Congratulations to our friends at Conglomerate and TOTM for having been flagged by Bill Savitt of Wachtell as having an important impact on Delaware corporate law. As Gordon Smith at the former noted:
According to Savitt, one reason the Delaware courts are in a better position than other courts to legislate or regulate, rather than just deciding incrementally, is that Delaware decisions are subject to extensive commentary from academic bloggers!
But Savitt apparently had no love for ProfessorBainbridge.com. So what are we? Chopped liver? Westlaw searches in the De-CS library turned up no hits for either theconglomerate.org or truthonthemarket.com. In contrast, professorbainbridge.com kicked up two cites. Consider, for example, Desimone v. Barrows, 924 A.2d 908 (Del. Ch. 2007):
By way of example, consider the concerns of some distinguished scholars about the boundaries between law and equity in this area. Those scholars posit that if directors violate the express terms of a stockholder-approved stock option plan, they have acted without authority and their actions may be set aside as invalid, because the directors did not have the authority to take those actions in the first place.FN82 Therefore, these scholars see little room for the application of fiduciary principles to judge such behavior.FN83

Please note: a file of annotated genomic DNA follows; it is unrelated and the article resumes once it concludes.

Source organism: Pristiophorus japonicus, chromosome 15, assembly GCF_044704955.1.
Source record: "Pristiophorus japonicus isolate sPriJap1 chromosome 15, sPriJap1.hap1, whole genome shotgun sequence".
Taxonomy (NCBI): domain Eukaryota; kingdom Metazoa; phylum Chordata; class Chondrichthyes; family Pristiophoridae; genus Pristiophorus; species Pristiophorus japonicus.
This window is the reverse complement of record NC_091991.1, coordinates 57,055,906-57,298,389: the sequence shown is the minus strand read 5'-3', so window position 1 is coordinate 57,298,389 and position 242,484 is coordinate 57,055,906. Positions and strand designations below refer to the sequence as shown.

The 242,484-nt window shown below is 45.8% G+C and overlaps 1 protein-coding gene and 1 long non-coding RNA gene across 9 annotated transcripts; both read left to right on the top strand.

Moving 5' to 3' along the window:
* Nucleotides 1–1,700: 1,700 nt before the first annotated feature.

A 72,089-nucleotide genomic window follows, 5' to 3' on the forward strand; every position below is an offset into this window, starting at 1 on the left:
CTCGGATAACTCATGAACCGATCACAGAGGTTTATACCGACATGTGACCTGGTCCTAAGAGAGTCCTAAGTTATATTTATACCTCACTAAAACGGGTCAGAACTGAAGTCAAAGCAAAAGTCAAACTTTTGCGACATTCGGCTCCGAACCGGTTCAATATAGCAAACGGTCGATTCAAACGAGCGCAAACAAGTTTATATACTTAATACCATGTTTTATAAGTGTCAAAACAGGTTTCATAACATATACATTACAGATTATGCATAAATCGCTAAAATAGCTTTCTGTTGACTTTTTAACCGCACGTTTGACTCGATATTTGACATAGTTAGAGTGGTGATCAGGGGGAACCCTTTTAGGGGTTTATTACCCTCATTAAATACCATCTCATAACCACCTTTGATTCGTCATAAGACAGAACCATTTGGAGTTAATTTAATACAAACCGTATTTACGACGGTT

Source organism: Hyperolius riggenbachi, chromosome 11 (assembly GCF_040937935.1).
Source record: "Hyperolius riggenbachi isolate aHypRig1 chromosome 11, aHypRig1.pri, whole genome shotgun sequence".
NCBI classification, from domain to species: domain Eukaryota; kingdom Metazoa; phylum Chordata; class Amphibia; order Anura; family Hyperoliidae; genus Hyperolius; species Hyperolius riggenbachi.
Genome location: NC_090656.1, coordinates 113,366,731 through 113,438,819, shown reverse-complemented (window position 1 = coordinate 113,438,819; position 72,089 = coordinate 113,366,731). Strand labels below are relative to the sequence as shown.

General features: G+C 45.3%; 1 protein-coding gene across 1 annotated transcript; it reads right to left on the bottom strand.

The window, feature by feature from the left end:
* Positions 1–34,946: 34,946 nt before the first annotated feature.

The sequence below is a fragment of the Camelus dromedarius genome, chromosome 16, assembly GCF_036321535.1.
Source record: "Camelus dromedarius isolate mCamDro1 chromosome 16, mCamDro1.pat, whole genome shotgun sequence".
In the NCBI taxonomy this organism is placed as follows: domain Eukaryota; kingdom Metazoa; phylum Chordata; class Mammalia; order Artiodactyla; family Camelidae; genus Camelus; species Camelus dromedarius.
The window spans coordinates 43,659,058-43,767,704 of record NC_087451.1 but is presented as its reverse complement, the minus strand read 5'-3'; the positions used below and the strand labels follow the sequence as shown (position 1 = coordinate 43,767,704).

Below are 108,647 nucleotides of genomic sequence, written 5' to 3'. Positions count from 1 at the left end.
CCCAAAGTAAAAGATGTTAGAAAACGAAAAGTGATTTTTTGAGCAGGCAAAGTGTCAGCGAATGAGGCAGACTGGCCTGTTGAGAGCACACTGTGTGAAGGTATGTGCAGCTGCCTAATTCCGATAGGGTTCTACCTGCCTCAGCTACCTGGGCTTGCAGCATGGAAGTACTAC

FN82. See, e.g., Stephen M. Bainbridge, Ryan v. Gifford: Chandler Tackles Stock Options, at ProfessorBainbridge.com, http:// www. professor bainbridge. com/ 2007/ 02 / ryan—v— gifford. html (Feb. 7, 2007).
FN83. E.g., id. (arguing that if the backdated option grants are declared invalid as being ultra vires, there is no further harm to the corporation to justify derivative litigation against the board); see also Larry E. Ribstein, Bainbridge and Chandler on Backdating, at http:// bus movie. typepad. com/ ideoblog / 2007/ 02/ bainbridge— and—. html (Feb. 8, 2007) (agreeing that backdated options can be set aside as ultra vires and noting that although a disclosure violation would still remain, fashioning a remedy for the disclosure violation would be problematic).
As Bertie Wooster once observed, after all, "I mean, while one lives for one's Art, so to speak, and cares little for the public's praise or blame and all that sort of thing, one can always do with something to paste into one's scrap-book, can one not?"
Oh well, at least we got some tweet love for the scrapbook.